Researchers believe that the trojan’s primary function is cyberespionage: once Flame infects a computer, it is equipped to record audio from connected or built-in microphones, monitor nearby Bluetooth devices, take screenshots, and save data from documents and emails. All of this data, apparently stolen as part of a targeted attack, is constantly sent up to command and control servers.

Flame “has no major similarities with Stuxnet” or its malware family member Duqu, and is believed to be created and controlled by a separate group. The newly-discovered worm does share some aspects with Stuxnet and Duqu, however. Most disappointingly, Flame takes advantage of the same printer spooling hole and autorun.inf infection methods exploited by Stuxnet. According to Kaspersky Lab’s reports, it’s believed that Flame achieves its initial infection from users who are victims of phishing attacks, and then once it has made it onto a computer it can be spread over local area networks or via USB flash drives with other machines. The bad news is that it’s confirmed that the worm has spread over local area networks to fully-patched Windows 7 systems, but the good news is that you shouldn’t have to worry about Flame breaking into your PC in its current form. As a cyberespionage tool, the trojan has been seen targeting some individuals, but also education and government organizations mainly in the Middle East. Additionally, the research says that the worm surveys a system and will then uninstall itself from machines it thinks are not interesting.

Why is Flame considered to be such a complex threat, then? Well, the malware itself can be up to as large as 20MB — about twenty times larger than Stuxnet. This size is part of what makes Flame unique. According to Kaspersky, most malware is as simple and small as possible, as that makes it easiest to hide the malicious code and get it onto unsuspecting machines. In this case, however, Flame’s size made it hard to detect since no one was looking for it. Part of the reason why Flame is so large is because it has optional plug-ins that can be added after a machine is infected to try and get specific data. Different machines have different assortments of plug-ins on them; that 20MB maximum size includes all 20 different plug-ins that have been discovered. Unfortunately, that massive size is going to make it difficult for researchers to get their hands around Flame: Kaspersky says that since it took “several months” to understand Stuxet’s 500KB of code, it’s expected that Flame may require a year’s worth of effort.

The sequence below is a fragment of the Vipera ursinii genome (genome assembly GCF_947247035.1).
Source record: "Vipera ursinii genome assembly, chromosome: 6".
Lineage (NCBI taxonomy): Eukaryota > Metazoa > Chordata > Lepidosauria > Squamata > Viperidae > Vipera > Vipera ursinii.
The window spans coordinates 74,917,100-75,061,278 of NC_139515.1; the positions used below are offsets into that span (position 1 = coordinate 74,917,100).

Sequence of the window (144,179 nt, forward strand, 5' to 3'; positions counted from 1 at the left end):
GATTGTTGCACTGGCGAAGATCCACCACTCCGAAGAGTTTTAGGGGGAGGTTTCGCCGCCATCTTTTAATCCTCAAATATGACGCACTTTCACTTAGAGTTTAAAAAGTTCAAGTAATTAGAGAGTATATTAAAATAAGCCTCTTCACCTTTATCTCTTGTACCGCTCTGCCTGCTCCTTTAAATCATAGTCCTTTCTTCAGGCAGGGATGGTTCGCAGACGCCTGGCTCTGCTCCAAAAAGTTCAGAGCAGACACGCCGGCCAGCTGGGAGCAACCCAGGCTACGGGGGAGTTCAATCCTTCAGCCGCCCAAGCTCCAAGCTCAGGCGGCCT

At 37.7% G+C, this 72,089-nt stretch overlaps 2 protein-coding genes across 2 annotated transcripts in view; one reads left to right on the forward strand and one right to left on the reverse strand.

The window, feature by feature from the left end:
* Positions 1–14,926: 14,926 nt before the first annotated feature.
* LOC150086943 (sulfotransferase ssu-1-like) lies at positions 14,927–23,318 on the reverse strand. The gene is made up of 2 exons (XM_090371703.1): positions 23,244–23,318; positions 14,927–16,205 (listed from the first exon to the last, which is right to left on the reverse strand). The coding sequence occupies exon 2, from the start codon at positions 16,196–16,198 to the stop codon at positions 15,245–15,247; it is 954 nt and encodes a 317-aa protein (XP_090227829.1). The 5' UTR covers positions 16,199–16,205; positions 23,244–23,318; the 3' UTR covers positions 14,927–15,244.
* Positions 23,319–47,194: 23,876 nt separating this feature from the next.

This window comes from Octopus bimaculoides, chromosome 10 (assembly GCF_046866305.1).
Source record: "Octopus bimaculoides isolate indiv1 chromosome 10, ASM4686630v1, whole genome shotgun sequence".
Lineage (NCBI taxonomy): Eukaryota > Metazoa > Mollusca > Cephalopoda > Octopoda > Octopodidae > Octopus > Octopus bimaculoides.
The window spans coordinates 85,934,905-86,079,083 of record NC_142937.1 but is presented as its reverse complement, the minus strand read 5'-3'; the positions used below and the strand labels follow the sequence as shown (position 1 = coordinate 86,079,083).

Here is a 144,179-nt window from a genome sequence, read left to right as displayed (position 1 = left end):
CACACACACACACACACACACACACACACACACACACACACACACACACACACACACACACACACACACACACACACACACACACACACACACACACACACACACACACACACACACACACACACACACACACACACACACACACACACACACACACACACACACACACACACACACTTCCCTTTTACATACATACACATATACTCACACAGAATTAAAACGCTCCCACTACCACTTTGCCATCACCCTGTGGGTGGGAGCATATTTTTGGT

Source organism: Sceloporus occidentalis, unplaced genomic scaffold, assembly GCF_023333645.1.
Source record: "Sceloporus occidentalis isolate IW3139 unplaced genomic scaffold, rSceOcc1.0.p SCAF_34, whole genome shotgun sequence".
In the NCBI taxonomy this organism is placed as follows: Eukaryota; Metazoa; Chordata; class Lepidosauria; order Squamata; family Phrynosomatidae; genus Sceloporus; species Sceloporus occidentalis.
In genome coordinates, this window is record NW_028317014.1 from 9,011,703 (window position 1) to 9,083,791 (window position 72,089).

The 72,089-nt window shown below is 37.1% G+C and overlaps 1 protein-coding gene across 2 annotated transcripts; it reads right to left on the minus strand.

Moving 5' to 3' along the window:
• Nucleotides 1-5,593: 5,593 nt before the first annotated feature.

theverge.com

How zombie LulzSec exposed privates’ love lives with PHP hack


 

 

A dating website for US soldiers was hacked and its database leaked after it blindly trusted user-submitted files, according to an analysis by security firm Imperva. The report highlights the danger of handling documents uploaded to web apps.

“LulzSec Reborn” hacktivists attacked MilitarySingles.com and disclosed sensitive information on more than 170,000 lonely-heart privates in March this year. Hackers uploaded a PHP file that posed as a harmless text document and then commandeered the web server to cough up the contents of its user and a hashed password database.

Fake Angry Birds app makers fined £50k for shock cash suck


 

 

A firm that disguised Android malware as Angry Birds games has been fined £50,000 ($78,300) by UK premium-rate service regulator PhonepayPlus.